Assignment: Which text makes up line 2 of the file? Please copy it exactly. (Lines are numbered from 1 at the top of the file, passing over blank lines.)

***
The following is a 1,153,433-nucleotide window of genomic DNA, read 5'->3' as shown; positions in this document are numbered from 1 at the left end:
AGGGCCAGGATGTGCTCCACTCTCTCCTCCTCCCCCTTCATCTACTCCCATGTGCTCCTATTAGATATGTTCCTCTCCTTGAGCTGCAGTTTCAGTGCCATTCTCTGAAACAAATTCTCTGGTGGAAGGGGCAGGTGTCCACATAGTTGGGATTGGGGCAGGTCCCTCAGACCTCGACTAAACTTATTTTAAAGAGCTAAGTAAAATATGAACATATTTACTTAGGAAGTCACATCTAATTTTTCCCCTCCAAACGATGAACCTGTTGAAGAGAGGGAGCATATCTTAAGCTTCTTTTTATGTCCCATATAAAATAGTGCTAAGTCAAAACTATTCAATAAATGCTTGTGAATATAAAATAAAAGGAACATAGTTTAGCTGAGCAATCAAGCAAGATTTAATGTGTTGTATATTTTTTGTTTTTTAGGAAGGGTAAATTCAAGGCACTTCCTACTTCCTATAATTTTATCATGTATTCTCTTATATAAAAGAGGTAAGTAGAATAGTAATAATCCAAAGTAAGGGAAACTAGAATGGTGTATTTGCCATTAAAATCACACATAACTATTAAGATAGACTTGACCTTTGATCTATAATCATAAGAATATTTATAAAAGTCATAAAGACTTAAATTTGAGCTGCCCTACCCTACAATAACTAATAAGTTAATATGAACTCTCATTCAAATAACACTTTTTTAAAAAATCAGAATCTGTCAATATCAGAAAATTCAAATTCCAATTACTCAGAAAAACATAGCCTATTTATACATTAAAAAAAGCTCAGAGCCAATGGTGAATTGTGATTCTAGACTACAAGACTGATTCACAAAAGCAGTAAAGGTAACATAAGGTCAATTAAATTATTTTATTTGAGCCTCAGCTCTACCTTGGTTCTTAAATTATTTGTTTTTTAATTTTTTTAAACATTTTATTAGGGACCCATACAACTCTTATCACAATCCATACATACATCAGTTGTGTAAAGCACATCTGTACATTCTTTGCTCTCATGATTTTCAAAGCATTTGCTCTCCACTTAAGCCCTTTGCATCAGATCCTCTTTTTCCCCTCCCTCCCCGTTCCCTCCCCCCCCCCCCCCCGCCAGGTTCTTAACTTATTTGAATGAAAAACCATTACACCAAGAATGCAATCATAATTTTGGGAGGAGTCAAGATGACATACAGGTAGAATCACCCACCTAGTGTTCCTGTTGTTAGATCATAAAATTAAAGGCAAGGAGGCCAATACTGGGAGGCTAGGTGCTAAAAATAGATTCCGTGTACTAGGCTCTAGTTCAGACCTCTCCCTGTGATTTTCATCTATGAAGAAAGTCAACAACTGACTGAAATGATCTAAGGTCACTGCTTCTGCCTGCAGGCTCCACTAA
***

AGGGCCAGGATGTGCTCCACTCTCTCCTCCTCCCCCTTCATCTACTCCCATGTGCTCCTATTAGATATGTTCCTCTCCTTGAGCTGCAGTTTCAGTGCCATTCTCTGAAACAAATTCTCTGGTGGAAGGGGCAGGTGTCCACATAGTTGGGATTGGGGCAGGTCCCTCAGACCTCGACTAAACTTATTTTAAAGAGCTAAGTAAAATATGAACATATTTACTTAGGAAGTCACATCTAATTTTTCCCCTCCAAACGATGAACCTGTTGAAGAGAGGGAGCATATCTTAAGCTTCTTTTTATGTCCCATATAAAATAGTGCTAAGTCAAAACTATTCAATAAATGCTTGTGAATATAAAATAAAAGGAACATAGTTTAGCTGAGCAATCAAGCAAGATTTAATGTGTTGTATATTTTTTGTTTTTTAGGAAGGGTAAATTCAAGGCACTTCCTACTTCCTATAATTTTATCATGTATTCTCTTATATAAAAGAGGTAAGTAGAATAGTAATAATCCAAAGTAAGGGAAACTAGAATGGTGTATTTGCCATTAAAATCACACATAACTATTAAGATAGACTTGACCTTTGATCTATAATCATAAGAATATTTATAAAAGTCATAAAGACTTAAATTTGAGCTGCCCTACCCTACAATAACTAATAAGTTAATATGAACTCTCATTCAAATAACACTTTTTTAAAAAATCAGAATCTGTCAATATCAGAAAATTCAAATTCCAATTACTCAGAAAAACATAGCCTATTTATACATTAAAAAAAGCTCAGAGCCAATGGTGAATTGTGATTCTAGACTACAAGACTGATTCACAAAAGCAGTAAAGGTAACATAAGGTCAATTAAATTATTTTATTTGAGCCTCAGCTCTACCTTGGTTCTTAAATTATTTGTTTTTTAATTTTTTTAAACATTTTATTAGGGACCCATACAACTCTTATCACAATCCATACATACATCAGTTGTGTAAAGCACATCTGTACATTCTTTGCTCTCATGATTTTCAAAGCATTTGCTCTCCACTTAAGCCCTTTGCATCAGATCCTCTTTTTCCCCTCCCTCCCCGTTCCCTCCCCCCCCCCCCCCCGCCAGGTTCTTAACTTATTTGAATGAAAAACCATTACACCAAGAATGCAATCATAATTTTGGGAGGAGTCAAGATGACATACAGGTAGAATCACCCACCTAGTGTTCCTGTTGTTAGATCATAAAATTAAAGGCAAGGAGGCCAATACTGGGAGGCTAGGTGCTAAAAATAGATTCCGTGTACTAGGCTCTAGTTCAGACCTCTCCCTGTGATTTTCATCTATGAAGAAAGTCAACAACTGACTGAAATGATCTAAGGTCACTGCTTCTGCCTGCAGGCTCCACTAA